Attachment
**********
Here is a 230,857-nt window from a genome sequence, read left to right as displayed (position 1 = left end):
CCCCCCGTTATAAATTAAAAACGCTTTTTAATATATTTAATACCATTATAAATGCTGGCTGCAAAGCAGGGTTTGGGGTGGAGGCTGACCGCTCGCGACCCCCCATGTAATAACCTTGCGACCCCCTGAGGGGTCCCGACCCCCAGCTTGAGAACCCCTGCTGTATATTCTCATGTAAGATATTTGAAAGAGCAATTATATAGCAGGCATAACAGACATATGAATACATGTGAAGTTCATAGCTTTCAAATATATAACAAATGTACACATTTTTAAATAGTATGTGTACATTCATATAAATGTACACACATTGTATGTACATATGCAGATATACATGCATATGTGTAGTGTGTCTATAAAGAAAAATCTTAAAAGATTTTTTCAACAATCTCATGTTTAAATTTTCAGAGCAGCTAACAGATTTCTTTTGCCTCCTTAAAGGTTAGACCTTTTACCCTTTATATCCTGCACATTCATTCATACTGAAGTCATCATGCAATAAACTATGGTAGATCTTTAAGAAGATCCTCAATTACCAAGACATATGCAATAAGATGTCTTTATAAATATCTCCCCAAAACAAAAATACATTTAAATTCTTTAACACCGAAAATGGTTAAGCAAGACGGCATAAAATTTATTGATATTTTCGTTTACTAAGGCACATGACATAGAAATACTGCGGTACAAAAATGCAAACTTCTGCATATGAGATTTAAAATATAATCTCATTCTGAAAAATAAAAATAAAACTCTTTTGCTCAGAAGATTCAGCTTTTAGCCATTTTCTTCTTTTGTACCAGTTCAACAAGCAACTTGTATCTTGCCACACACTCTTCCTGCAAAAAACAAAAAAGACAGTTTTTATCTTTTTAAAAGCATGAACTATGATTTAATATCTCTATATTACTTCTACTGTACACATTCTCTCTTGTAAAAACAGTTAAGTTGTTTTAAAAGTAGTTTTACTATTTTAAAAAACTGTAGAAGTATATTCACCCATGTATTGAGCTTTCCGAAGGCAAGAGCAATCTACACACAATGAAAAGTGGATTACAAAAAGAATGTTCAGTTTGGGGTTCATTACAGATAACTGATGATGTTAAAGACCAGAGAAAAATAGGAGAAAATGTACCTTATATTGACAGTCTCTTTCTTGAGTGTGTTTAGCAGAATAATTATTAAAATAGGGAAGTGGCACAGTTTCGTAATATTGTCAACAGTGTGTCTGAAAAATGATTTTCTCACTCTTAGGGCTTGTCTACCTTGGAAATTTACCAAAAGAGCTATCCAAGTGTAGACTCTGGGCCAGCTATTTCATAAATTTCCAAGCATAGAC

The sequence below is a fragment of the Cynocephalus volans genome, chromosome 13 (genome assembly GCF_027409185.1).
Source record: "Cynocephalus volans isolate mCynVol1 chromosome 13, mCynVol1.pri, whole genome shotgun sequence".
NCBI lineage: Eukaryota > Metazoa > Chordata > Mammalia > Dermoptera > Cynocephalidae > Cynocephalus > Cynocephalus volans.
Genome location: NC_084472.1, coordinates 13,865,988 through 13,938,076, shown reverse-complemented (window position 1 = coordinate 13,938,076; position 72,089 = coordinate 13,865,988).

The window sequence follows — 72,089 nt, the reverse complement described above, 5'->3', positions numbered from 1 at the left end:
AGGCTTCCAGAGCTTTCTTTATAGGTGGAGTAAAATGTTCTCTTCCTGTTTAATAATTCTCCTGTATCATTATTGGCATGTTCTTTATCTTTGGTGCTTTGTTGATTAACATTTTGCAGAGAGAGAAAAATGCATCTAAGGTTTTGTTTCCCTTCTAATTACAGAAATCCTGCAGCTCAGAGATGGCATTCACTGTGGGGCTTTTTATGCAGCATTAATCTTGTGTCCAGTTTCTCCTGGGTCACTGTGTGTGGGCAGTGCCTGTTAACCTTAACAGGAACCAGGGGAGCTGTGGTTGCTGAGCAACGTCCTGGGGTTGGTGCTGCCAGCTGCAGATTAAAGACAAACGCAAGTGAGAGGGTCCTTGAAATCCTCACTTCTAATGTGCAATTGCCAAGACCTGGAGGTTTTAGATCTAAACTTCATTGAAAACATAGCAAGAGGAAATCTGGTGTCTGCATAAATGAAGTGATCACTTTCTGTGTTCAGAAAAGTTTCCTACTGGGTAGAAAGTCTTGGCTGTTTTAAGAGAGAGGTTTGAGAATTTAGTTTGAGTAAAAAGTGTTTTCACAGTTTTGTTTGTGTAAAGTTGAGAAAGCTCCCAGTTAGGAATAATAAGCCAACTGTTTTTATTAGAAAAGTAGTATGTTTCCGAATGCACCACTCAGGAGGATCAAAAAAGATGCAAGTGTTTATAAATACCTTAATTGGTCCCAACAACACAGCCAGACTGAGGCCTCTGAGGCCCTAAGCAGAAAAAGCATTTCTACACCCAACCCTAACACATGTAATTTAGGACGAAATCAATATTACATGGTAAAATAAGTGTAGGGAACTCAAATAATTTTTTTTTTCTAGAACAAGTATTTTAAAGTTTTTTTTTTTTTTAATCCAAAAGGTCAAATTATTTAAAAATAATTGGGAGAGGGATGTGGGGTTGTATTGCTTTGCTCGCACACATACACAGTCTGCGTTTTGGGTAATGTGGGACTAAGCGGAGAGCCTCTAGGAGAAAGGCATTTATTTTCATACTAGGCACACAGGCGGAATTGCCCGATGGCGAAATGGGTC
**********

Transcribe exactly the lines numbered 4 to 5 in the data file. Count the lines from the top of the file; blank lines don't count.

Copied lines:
Source record: "Cynocephalus volans isolate mCynVol1 chromosome 13, mCynVol1.pri, whole genome shotgun sequence".
NCBI lineage: Eukaryota > Metazoa > Chordata > Mammalia > Dermoptera > Cynocephalidae > Cynocephalus > Cynocephalus volans.